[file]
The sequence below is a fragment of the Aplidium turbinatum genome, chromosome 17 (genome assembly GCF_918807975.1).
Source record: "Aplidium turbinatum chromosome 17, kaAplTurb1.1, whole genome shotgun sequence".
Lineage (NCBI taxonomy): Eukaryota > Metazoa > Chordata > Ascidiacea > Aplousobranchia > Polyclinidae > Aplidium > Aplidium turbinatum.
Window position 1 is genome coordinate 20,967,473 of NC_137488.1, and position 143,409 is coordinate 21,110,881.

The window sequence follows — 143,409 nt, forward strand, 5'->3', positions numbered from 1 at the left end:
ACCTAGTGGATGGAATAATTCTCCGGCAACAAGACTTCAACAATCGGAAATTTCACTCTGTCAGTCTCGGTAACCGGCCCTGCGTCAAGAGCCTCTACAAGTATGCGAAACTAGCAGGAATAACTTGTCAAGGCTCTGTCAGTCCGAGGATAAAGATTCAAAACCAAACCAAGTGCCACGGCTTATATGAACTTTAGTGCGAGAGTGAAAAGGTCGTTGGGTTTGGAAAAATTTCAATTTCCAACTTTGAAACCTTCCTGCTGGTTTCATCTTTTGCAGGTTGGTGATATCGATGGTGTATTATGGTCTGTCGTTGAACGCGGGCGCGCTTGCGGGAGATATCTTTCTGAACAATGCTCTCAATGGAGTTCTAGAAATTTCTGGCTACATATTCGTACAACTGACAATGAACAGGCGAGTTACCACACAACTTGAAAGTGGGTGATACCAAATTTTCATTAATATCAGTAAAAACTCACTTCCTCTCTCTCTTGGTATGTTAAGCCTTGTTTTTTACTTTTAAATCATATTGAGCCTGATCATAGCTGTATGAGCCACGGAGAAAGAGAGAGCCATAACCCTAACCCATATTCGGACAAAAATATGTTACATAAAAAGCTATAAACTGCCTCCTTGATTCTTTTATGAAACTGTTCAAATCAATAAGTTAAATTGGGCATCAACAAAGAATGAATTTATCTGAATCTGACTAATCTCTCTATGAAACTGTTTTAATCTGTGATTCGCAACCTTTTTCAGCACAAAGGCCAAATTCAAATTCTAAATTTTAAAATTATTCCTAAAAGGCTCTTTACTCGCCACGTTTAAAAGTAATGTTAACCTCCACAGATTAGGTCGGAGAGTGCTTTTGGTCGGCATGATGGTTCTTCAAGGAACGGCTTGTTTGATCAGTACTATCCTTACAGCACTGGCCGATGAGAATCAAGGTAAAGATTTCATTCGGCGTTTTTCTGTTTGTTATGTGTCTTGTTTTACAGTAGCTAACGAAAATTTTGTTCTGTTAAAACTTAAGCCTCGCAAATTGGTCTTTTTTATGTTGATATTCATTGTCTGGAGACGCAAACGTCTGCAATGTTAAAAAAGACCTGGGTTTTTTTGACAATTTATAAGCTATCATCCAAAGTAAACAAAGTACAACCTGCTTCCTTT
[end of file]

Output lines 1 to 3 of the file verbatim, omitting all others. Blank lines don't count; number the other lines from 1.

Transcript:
The sequence below is a fragment of the Aplidium turbinatum genome, chromosome 17 (genome assembly GCF_918807975.1).
Source record: "Aplidium turbinatum chromosome 17, kaAplTurb1.1, whole genome shotgun sequence".
Lineage (NCBI taxonomy): Eukaryota > Metazoa > Chordata > Ascidiacea > Aplousobranchia > Polyclinidae > Aplidium > Aplidium turbinatum.